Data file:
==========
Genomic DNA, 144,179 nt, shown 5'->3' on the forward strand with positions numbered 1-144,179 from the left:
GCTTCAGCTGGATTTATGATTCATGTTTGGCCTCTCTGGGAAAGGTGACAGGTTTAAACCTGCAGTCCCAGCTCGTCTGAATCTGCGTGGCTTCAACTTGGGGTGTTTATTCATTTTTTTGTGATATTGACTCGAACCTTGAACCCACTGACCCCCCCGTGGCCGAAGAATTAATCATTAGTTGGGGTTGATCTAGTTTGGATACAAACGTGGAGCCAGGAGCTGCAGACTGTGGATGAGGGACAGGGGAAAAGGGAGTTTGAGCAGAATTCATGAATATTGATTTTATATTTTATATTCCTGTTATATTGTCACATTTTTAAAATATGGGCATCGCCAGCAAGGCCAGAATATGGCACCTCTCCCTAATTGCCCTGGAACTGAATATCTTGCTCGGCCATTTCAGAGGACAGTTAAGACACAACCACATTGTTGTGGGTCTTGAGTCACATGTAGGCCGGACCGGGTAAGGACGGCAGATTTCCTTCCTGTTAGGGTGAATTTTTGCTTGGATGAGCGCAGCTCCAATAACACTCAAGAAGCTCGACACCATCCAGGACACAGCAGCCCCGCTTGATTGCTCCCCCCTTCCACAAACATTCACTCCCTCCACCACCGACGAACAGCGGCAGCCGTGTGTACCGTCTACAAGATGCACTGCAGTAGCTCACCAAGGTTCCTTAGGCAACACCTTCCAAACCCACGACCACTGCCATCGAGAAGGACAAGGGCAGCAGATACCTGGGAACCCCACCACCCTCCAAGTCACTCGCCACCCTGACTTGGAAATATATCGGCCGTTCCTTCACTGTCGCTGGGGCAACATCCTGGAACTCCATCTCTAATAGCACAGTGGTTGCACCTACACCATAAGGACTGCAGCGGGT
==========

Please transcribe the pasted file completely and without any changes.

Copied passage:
Genomic DNA, 144,179 nt, shown 5'->3' on the forward strand with positions numbered 1-144,179 from the left:
GCTTCAGCTGGATTTATGATTCATGTTTGGCCTCTCTGGGAAAGGTGACAGGTTTAAACCTGCAGTCCCAGCTCGTCTGAATCTGCGTGGCTTCAACTTGGGGTGTTTATTCATTTTTTTGTGATATTGACTCGAACCTTGAACCCACTGACCCCCCCGTGGCCGAAGAATTAATCATTAGTTGGGGTTGATCTAGTTTGGATACAAACGTGGAGCCAGGAGCTGCAGACTGTGGATGAGGGACAGGGGAAAAGGGAGTTTGAGCAGAATTCATGAATATTGATTTTATATTTTATATTCCTGTTATATTGTCACATTTTTAAAATATGGGCATCGCCAGCAAGGCCAGAATATGGCACCTCTCCCTAATTGCCCTGGAACTGAATATCTTGCTCGGCCATTTCAGAGGACAGTTAAGACACAACCACATTGTTGTGGGTCTTGAGTCACATGTAGGCCGGACCGGGTAAGGACGGCAGATTTCCTTCCTGTTAGGGTGAATTTTTGCTTGGATGAGCGCAGCTCCAATAACACTCAAGAAGCTCGACACCATCCAGGACACAGCAGCCCCGCTTGATTGCTCCCCCCTTCCACAAACATTCACTCCCTCCACCACCGACGAACAGCGGCAGCCGTGTGTACCGTCTACAAGATGCACTGCAGTAGCTCACCAAGGTTCCTTAGGCAACACCTTCCAAACCCACGACCACTGCCATCGAGAAGGACAAGGGCAGCAGATACCTGGGAACCCCACCACCCTCCAAGTCACTCGCCACCCTGACTTGGAAATATATCGGCCGTTCCTTCACTGTCGCTGGGGCAACATCCTGGAACTCCATCTCTAATAGCACAGTGGTTGCACCTACACCATAAGGACTGCAGCGGGT